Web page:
If I can improve the performance of my program by doing nothing but choosing a different compiler, why shouldn't I? And if that benefits one CPU or system over another, isn't that a legitimate consideration when comparing the two?

If Intel is willing to put the effort into making a compiler that is spectacularly better at generating machine code for their chip from my code, and ARM is not, should that not be a factor in my choices? (so long as their compiler actually does what my code tells it to do, of course.)

On the one hand, it's a shame that Intel won't donate the algorithms they use to make ICC better than GCC back to GCC, but on the other hand, since that very well might benefit all of Intel's competitors, I can see why they don't.

And on the gripping hand, it seems to me that ARM should start really working with either GCC or Clang (more than they do currently, which, granted, is actually quite a bit.)

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Re: Dev[e|i]l's advocate....

It all depends on the reason for the speedup. If it's a general "Intel-optimized compiler", you are perfectly right, this is a very legitimate reason to prefer one platform to the other.

However the past has shown us that hardware manufacturers have been more than willing to game benchmarks, all the way back to the old video cards whose actual hardware recognized testing tools and just skipped a lot of hardware work so the same software would run a lot faster...

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ARM and GCC

Well in general you are correct. The available compilers should be considered part of the architecture.

However, in this case, what happened was that the opttimisations seem to have skipped parts of the actual test itself. That is often due to tweaking optimisation settings etc. In this case, the test itself is broken and is no longer valid.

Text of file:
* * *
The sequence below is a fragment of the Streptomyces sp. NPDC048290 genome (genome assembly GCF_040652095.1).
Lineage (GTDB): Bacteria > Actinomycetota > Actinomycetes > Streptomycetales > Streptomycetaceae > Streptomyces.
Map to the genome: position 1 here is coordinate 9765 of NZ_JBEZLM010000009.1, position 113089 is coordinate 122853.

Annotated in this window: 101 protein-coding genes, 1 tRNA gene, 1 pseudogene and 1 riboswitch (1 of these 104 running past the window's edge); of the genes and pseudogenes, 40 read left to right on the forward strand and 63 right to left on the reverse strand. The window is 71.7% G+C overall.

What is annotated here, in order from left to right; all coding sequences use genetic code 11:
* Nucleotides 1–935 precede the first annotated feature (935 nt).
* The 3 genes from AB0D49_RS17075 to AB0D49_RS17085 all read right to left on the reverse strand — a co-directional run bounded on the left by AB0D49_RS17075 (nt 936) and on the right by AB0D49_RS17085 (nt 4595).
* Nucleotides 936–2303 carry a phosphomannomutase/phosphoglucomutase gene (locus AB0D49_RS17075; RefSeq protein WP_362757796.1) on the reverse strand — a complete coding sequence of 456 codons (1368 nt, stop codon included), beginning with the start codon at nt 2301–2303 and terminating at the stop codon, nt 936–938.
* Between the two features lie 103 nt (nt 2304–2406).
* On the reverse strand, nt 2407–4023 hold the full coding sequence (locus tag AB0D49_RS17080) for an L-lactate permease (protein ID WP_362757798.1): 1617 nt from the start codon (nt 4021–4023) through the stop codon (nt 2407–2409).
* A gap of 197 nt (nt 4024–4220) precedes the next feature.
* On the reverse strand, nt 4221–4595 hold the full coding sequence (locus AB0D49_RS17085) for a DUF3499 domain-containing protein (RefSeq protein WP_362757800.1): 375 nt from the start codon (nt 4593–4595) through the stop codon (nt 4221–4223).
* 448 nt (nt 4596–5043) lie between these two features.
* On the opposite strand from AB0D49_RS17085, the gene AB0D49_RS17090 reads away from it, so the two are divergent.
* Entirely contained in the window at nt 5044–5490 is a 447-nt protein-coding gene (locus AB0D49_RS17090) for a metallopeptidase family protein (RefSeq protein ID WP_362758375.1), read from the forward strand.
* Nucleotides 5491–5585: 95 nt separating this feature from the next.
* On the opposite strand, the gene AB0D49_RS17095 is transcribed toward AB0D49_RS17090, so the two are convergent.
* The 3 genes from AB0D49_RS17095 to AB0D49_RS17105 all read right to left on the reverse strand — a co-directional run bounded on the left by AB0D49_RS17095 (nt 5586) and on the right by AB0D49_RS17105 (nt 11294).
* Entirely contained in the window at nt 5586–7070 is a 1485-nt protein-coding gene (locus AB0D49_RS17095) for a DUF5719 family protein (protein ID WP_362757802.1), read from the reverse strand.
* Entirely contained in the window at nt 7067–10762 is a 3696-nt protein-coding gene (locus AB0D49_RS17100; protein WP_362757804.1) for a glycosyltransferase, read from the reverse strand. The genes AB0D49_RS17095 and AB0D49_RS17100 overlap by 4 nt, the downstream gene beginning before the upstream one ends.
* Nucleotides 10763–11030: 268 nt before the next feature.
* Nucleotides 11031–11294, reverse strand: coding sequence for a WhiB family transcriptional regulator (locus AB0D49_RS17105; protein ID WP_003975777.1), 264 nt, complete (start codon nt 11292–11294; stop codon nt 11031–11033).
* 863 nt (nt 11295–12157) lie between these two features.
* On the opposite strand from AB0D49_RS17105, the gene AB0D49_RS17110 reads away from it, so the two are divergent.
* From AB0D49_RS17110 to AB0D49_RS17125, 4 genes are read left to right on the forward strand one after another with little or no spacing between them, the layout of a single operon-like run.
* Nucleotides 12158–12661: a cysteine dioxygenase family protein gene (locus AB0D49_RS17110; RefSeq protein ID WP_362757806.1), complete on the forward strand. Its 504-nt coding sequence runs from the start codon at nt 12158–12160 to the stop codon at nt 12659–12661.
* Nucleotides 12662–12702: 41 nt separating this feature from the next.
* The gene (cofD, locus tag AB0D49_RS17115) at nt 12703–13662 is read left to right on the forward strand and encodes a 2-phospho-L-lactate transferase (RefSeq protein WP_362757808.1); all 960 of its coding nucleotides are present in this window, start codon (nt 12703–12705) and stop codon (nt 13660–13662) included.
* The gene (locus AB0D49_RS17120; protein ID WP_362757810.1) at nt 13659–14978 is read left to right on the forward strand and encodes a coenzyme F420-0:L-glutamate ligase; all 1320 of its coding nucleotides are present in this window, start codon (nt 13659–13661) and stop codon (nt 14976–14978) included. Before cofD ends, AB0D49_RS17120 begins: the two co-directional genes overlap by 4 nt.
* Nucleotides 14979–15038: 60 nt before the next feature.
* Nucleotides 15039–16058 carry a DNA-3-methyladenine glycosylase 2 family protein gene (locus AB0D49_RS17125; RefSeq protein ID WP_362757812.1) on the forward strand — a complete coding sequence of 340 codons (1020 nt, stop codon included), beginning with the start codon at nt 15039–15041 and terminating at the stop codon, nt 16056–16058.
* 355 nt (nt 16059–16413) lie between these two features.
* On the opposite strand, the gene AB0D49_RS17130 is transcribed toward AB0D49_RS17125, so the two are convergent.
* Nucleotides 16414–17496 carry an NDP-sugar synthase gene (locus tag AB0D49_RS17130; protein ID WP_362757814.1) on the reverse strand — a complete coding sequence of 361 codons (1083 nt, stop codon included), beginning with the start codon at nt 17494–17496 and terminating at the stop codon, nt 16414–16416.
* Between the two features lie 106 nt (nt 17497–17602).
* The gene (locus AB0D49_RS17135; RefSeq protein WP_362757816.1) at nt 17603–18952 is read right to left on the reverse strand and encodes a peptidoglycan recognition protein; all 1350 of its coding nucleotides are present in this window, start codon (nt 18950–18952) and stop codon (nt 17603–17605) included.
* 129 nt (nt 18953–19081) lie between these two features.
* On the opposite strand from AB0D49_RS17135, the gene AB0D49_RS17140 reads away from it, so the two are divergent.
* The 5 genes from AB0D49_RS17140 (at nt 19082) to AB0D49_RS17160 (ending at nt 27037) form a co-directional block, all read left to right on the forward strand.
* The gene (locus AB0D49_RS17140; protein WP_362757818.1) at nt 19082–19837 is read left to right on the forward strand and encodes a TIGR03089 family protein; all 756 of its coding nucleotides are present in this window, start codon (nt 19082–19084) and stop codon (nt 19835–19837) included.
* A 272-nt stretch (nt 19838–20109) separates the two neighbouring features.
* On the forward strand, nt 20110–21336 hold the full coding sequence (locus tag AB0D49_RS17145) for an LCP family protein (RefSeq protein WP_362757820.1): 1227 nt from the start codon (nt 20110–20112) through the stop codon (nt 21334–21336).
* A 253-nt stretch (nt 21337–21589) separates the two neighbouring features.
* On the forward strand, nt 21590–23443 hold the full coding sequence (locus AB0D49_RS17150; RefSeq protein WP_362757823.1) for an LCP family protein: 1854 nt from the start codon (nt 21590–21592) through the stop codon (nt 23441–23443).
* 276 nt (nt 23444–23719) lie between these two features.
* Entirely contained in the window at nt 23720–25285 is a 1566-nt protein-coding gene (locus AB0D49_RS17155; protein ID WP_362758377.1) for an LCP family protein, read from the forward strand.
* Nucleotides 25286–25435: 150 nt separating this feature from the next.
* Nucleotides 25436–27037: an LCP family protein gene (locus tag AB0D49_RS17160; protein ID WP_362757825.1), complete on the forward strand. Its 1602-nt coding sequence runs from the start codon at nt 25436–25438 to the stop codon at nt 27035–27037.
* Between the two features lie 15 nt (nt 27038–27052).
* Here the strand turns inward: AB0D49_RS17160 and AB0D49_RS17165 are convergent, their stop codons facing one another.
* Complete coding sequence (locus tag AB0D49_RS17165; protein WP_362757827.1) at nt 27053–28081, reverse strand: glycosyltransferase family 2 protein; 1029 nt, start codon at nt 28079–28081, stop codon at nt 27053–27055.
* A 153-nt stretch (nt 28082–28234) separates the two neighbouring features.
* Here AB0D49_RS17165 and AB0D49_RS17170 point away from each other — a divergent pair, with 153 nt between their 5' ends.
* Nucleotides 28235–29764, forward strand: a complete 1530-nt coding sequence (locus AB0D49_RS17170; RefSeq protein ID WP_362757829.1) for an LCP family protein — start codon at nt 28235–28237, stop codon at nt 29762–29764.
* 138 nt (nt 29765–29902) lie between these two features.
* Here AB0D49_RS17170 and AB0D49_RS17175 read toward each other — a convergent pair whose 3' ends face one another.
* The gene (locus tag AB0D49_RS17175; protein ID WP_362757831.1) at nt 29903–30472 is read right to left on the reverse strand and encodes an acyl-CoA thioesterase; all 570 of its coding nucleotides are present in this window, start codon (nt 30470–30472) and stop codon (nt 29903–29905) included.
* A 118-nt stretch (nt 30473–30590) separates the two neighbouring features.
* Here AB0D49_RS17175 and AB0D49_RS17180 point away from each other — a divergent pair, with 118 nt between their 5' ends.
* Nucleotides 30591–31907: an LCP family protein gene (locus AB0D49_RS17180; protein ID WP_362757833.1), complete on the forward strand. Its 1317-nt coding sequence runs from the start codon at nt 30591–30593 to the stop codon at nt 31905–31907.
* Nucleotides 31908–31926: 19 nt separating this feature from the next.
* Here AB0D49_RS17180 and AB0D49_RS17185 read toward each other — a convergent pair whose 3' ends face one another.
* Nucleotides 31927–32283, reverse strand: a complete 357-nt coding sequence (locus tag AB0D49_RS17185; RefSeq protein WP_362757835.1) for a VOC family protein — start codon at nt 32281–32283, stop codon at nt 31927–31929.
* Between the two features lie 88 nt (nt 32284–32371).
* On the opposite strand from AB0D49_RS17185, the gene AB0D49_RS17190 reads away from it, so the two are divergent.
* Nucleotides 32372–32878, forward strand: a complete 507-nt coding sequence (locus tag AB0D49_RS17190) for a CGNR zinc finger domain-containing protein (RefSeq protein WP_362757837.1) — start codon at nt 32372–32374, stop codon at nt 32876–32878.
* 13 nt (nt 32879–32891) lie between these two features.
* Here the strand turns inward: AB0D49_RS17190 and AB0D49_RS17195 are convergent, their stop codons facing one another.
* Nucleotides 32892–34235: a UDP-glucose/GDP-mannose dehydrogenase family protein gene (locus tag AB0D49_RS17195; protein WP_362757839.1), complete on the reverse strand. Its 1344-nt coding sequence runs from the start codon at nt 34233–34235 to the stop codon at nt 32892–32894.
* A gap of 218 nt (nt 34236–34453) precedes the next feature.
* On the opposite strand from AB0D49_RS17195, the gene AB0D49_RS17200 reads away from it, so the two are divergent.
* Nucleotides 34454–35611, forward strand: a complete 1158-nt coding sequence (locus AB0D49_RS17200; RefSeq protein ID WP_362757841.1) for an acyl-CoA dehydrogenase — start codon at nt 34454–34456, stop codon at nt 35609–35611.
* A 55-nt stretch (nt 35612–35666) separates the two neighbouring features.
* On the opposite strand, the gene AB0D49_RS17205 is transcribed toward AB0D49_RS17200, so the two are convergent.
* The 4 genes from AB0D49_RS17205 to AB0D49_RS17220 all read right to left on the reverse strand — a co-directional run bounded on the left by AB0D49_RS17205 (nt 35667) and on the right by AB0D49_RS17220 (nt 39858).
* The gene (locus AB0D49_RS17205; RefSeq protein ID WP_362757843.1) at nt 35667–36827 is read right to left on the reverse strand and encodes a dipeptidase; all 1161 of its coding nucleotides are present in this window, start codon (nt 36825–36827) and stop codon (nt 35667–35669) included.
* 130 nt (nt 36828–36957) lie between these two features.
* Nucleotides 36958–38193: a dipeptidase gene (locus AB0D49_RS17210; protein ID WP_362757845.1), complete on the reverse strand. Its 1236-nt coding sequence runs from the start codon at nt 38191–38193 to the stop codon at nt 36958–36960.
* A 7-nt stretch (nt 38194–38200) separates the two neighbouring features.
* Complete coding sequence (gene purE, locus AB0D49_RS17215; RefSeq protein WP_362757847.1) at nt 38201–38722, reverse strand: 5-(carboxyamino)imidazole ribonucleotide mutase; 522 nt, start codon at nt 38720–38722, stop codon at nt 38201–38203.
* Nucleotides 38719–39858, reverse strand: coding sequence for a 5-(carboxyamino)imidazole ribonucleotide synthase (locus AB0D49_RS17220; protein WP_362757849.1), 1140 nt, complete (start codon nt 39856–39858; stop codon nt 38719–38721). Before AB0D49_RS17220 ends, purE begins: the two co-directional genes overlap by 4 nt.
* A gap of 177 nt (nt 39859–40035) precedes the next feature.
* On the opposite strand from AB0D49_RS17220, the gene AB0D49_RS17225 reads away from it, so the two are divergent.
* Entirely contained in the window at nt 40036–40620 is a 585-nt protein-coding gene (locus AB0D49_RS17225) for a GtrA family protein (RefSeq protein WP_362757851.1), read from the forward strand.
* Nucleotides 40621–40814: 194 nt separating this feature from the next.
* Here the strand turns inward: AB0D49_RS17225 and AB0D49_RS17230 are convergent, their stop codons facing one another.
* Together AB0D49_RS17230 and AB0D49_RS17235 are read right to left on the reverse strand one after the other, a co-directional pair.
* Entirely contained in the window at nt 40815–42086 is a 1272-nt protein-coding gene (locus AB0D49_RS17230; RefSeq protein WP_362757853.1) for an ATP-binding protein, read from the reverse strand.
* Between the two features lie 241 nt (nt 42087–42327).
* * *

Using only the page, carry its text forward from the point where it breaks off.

As an extreme simplistic example the following "loop test" to test looping:

for(i=0; i < 1000000; i++) {}

If the compiler optimises that away then the loop test itself is no longer a reasonable performance indicator.

As for ARM and GCC... Well ARM put a hue effort into GCC. Just look at http://www.linaro.org/ . Many ARM employees (and ARM cash) goes into making this happen and the gcc compiler improvements are actually helping all architectures. The gcc on my x86 ubuntu system reports gcc (Ubuntu/Linaro 4.6.3-1ubuntu5) 4.6.3

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Re: Dev[e|i]l's advocate....

In this particular case it was unreasonable to switch to ICC as GCC is the only compiler that is used on Android. So even if ICC was genuinely better than GCC (and that is questionable - ICC is regarded as a benchmarking compiler, not as a production compiler as it doesn't beat GCC or VC++ on typical code), then it still wouldn't make any difference as nobody uses it to build Android and its applications.

There was also the issue that Intel somehow persuaded AnTuTu to change the compiler for x86, and allow them to tune to the benchmark, including better compilation options and special optimizations - the ones that turned out to optimize much of the benchmark away. The ARM version of AnTuTu is compiled -Os and without inlining on an old version of GCC, so changing to -O3 and a newer GCC version should make a huge difference.

So to be fair, has ARM been given the opportunity to do the same optimizations as Intel? If not, then it was effectively cheating. If money changed hands then this is something that should be referred to the FTC as it would count as anti-competitive practices - something Intel did in the past.

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Re: ARM and GCC

Realview is arm's superior compiler (Think it has got a new name). Thing is Google is not willing to put the work in to get Android using it.

Intel's compiler is great (As long as you don't use the code on AMD without being very careful dunno whether they were forced to stop that or not).

I compared an Orange San Diego that I have lying around (the Xolo debranded rom / root / no other changes) on ICS to my brothers Tegra 4 One X (Running Jelly Bean 4.1) and there was no real noticeable difference that we could find. (Even though some of the apps are using the arm -> intel emulation. But the San Diego battery lasts for 3 days.